Williams loses shoe but still runs past opponent.
MELBOURNE, Australia (AP) -- Serena Williams had more trouble with her shoes than she did with first-round opponent Camille Pin at the Australian Open today, winning 6-1, 6-1 in the opening match on center court.
Williams, who completed a "Serena Slam" with a victory at Melbourne in 2003 but missed last year's first Grand Slam event due to an injured knee, mixed 27 winners with 22 unforced errors.
The seventh-seeded Williams hit some brutal backhand winners and kept the 23-year-old Pin scrambling just to stay in points.
Williams did a lot of running early, winning nine net approaches and producing seven winners before her right shoe fell off at deuce in the second game and skidded behind the baseline.
Williams laced up the shoe and won the point when it was replayed. She spent time between games tying and retying her shoelaces, but otherwise didn't have any problems.
Pin hit just one clean winner in each set and didn't hold serve in the match.
In the only other completed first-round match, U.S. Open champion Svetlana Kuznetsova beat American Jessica Kirkland 6-1, 6-1 in 43 minutes.
The fifth-seeded Kuznetsova hit 22 winners and five aces. Kirkland had five doubles faults, 14 unforced errors and just two winners.
Top-ranked Roger Federer was to follow Williams onto center court at Rod Laver Arena, facing France's Fabrice Santoro. Federer won 11 titles last season, including the Australian and U.S. Opens, Wimbledon and the season-ending Masters Cup.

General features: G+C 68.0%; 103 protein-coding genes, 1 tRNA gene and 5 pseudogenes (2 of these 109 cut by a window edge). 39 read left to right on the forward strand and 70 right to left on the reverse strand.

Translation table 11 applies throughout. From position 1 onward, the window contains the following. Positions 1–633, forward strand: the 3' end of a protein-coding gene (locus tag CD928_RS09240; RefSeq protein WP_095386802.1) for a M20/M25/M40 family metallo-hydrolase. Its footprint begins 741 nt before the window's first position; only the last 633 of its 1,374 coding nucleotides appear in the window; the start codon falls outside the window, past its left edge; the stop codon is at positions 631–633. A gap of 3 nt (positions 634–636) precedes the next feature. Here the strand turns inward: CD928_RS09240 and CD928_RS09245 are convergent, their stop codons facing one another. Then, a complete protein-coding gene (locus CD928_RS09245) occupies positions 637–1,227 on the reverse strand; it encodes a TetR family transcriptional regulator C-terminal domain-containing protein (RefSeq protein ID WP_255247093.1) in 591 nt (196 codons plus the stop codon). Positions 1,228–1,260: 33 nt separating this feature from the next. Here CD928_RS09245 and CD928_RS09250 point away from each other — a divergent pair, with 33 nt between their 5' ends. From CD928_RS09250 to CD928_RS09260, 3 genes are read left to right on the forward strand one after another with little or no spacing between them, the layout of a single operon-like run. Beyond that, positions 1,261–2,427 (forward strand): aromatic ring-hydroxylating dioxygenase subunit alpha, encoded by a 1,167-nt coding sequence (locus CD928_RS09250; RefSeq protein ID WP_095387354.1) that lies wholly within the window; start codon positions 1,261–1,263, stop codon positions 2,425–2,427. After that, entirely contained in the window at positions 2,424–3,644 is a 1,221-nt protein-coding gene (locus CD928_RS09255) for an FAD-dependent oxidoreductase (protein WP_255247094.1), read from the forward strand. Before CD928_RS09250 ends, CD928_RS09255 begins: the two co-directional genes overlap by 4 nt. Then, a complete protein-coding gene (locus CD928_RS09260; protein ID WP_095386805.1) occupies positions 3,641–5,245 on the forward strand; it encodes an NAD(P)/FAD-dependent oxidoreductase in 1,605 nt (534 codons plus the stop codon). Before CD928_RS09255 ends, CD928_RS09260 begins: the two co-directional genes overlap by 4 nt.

He has a 21-match winning streak and is victorious in his last 14 finals.
Andre Agassi is to play German qualifier Dieter Kindlmann later Monday despite a hip injury that forced him to quit an exhibition match against second-ranked Andy Roddick leading up to this tournament.
Agassi, a four-time winner of the Australian Open, said the small tear in a tendon in his right hip didn't trouble him too much after a weekend match against Tim Henman.
SHOW ME THE MONEY: -- When Jim Courier asked top-ranked Roger Federer about his chief threat at the Australian Open, the Swiss star responded with a stock answer: the next three men in the rankings -- Lleyton Hewitt, Andy Roddick and Marat Safin -- plus Andre Agassi.
Courier, a former No. 1 who has replaced John McEnroe as this year's color commentator for Australia's Seven Network, was having none of it.
He pressed Federer, who initially resisted. Courier then said if Federer gave him a straight answer, he would bid nearly $2,300 for a racket that is among three items Federer donated for an auction for tsunami relief efforts.
"Hewitt," Federer quickly answered with a grin.
Courier held true to his word. His offer was listed on the auction site later in the day.